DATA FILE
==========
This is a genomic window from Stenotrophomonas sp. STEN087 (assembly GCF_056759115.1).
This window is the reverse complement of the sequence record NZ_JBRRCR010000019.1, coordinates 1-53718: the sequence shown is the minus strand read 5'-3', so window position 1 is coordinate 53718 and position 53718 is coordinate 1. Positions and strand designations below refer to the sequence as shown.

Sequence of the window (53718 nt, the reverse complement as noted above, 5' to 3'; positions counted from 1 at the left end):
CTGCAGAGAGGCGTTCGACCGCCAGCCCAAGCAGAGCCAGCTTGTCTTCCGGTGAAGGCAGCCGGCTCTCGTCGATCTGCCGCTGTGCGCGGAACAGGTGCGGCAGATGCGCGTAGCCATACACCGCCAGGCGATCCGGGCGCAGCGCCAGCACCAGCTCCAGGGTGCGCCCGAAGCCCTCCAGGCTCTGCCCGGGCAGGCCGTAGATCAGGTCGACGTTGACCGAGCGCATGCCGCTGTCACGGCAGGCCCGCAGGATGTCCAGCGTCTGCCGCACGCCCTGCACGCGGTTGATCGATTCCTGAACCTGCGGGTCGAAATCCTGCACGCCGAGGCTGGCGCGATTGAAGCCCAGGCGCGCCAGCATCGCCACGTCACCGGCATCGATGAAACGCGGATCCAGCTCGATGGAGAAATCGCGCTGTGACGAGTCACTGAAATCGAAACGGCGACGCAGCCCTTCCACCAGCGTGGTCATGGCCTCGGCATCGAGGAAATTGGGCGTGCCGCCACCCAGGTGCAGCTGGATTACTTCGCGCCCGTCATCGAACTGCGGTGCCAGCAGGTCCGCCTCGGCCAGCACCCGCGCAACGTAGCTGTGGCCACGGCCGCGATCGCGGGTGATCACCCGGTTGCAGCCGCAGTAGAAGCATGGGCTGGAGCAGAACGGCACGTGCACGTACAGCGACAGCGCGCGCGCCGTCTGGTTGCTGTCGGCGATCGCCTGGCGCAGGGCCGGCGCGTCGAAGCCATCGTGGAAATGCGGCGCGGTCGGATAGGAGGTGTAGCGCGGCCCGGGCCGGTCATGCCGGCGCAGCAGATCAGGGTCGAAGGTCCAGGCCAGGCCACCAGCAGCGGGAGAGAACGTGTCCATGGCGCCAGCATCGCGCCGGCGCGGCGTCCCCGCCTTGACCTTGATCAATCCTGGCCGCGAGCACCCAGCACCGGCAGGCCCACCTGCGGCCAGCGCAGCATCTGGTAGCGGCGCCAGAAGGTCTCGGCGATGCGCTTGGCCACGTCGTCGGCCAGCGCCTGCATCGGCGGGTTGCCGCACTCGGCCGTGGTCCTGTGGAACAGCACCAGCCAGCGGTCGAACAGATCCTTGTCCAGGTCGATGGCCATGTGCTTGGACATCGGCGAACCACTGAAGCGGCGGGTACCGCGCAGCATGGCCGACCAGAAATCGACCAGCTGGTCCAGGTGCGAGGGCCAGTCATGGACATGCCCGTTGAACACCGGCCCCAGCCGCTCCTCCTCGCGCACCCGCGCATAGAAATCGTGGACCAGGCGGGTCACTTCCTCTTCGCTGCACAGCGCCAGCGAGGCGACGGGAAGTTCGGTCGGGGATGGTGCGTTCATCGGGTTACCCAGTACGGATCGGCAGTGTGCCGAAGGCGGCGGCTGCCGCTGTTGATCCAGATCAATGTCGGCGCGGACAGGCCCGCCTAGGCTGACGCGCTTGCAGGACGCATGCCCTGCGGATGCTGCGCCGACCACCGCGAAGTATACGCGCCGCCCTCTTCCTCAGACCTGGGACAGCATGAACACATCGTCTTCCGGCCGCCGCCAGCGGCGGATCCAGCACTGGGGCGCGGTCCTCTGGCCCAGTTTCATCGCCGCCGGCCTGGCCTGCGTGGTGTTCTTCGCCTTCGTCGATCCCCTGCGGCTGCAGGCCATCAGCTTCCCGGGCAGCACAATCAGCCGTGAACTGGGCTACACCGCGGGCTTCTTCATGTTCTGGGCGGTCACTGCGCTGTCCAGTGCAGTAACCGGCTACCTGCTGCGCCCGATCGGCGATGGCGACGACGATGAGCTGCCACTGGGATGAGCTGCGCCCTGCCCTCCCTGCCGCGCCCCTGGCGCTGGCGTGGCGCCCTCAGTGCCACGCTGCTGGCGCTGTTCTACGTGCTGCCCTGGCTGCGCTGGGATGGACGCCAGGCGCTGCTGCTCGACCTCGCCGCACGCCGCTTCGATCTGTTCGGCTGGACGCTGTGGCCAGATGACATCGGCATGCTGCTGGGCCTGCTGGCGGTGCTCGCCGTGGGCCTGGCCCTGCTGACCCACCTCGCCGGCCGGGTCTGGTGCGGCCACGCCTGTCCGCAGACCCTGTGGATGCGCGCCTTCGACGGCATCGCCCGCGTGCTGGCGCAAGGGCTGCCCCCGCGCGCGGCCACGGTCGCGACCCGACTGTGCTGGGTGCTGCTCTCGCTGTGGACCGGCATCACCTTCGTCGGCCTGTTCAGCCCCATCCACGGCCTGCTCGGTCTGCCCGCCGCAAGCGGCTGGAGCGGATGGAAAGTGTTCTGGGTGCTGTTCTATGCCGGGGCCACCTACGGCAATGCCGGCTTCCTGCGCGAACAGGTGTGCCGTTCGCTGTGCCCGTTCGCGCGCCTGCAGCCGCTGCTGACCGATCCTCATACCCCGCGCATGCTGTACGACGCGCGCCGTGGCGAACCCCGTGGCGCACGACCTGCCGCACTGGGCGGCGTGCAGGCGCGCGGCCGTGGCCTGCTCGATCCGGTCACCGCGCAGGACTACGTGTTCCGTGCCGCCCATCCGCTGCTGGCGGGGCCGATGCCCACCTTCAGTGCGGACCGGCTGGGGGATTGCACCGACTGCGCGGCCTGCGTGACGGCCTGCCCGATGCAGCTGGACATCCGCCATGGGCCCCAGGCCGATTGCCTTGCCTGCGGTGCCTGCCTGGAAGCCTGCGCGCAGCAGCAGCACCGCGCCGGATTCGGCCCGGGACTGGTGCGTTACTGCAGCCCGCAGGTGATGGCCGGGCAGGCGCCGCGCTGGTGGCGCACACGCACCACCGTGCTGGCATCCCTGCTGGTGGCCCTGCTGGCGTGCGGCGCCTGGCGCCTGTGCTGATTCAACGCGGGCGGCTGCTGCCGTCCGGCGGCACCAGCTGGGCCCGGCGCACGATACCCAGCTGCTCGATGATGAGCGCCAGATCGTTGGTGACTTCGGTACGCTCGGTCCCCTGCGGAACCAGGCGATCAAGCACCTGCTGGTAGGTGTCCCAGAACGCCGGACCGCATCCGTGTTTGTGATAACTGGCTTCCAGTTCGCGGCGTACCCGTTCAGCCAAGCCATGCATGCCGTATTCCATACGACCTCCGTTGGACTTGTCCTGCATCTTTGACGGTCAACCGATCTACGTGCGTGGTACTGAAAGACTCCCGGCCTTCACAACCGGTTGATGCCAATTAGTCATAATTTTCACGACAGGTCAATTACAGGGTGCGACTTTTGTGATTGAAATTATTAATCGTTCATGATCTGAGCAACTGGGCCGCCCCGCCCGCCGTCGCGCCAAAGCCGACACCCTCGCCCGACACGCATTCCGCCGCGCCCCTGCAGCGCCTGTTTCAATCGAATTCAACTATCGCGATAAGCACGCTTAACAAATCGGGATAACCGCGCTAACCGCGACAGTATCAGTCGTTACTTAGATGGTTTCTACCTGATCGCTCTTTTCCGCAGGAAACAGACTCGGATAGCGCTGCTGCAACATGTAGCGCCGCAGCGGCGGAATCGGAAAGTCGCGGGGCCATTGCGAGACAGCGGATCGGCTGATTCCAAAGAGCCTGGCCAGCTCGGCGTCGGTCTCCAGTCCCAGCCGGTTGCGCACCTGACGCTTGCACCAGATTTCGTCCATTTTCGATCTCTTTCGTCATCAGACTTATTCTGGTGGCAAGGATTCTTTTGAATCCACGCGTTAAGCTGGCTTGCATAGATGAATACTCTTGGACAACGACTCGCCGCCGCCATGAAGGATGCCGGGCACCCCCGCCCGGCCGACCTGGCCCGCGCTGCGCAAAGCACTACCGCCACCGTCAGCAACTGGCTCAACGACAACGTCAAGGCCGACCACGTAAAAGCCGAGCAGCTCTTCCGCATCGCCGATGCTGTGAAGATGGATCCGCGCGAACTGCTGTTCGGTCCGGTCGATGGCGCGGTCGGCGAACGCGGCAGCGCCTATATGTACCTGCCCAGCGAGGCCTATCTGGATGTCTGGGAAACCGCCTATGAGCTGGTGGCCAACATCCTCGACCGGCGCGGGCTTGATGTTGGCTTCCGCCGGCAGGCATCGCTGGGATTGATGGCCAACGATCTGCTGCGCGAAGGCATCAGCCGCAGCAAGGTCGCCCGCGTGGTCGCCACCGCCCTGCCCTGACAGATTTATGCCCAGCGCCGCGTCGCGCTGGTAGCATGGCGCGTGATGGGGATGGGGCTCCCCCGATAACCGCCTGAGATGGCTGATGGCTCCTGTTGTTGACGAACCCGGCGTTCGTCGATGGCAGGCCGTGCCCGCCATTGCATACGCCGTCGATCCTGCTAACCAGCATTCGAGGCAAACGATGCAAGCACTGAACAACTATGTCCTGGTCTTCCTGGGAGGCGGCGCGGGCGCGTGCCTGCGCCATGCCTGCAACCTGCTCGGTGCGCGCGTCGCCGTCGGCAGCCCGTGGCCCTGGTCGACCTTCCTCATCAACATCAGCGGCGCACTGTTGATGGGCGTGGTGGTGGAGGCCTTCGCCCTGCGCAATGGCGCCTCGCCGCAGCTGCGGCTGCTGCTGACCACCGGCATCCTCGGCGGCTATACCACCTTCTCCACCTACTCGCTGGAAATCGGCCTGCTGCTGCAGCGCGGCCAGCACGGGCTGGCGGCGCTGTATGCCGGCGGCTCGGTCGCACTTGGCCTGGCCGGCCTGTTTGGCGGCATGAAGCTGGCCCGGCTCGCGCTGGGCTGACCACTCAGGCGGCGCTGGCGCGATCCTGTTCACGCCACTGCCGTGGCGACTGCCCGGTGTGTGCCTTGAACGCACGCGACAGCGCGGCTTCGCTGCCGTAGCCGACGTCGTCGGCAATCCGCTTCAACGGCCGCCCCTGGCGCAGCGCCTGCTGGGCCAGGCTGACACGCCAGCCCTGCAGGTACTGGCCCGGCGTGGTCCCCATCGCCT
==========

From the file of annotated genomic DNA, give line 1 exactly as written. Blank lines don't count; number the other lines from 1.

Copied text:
This is a genomic window from Stenotrophomonas sp. STEN087 (assembly GCF_056759115.1).